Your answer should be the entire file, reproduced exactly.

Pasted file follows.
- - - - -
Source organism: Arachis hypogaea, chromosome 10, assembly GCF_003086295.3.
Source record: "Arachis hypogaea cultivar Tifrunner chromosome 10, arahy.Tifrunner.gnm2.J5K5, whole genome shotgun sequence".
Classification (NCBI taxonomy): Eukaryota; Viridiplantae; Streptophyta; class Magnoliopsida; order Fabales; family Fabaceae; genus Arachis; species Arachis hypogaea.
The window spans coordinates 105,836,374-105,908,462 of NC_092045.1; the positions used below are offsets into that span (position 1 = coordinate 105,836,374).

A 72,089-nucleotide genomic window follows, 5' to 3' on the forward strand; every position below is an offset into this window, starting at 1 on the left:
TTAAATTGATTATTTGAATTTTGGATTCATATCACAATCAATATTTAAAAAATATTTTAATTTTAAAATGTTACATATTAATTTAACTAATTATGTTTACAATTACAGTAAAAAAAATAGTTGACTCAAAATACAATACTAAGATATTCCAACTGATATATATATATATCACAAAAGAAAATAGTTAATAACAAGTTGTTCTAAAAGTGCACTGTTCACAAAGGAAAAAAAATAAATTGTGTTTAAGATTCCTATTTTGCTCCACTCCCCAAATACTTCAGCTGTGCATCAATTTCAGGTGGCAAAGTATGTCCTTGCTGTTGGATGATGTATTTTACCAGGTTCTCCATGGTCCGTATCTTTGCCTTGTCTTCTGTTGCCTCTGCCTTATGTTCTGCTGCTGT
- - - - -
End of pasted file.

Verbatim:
Source organism: Arachis hypogaea, chromosome 10, assembly GCF_003086295.3.
Source record: "Arachis hypogaea cultivar Tifrunner chromosome 10, arahy.Tifrunner.gnm2.J5K5, whole genome shotgun sequence".
Classification (NCBI taxonomy): Eukaryota; Viridiplantae; Streptophyta; class Magnoliopsida; order Fabales; family Fabaceae; genus Arachis; species Arachis hypogaea.
The window spans coordinates 105,836,374-105,908,462 of NC_092045.1; the positions used below are offsets into that span (position 1 = coordinate 105,836,374).

A 72,089-nucleotide genomic window follows, 5' to 3' on the forward strand; every position below is an offset into this window, starting at 1 on the left:
TTAAATTGATTATTTGAATTTTGGATTCATATCACAATCAATATTTAAAAAATATTTTAATTTTAAAATGTTACATATTAATTTAACTAATTATGTTTACAATTACAGTAAAAAAAATAGTTGACTCAAAATACAATACTAAGATATTCCAACTGATATATATATATATCACAAAAGAAAATAGTTAATAACAAGTTGTTCTAAAAGTGCACTGTTCACAAAGGAAAAAAAATAAATTGTGTTTAAGATTCCTATTTTGCTCCACTCCCCAAATACTTCAGCTGTGCATCAATTTCAGGTGGCAAAGTATGTCCTTGCTGTTGGATGATGTATTTTACCAGGTTCTCCATGGTCCGTATCTTTGCCTTGTCTTCTGTTGCCTCTGCCTTATGTTCTGCTGCTGT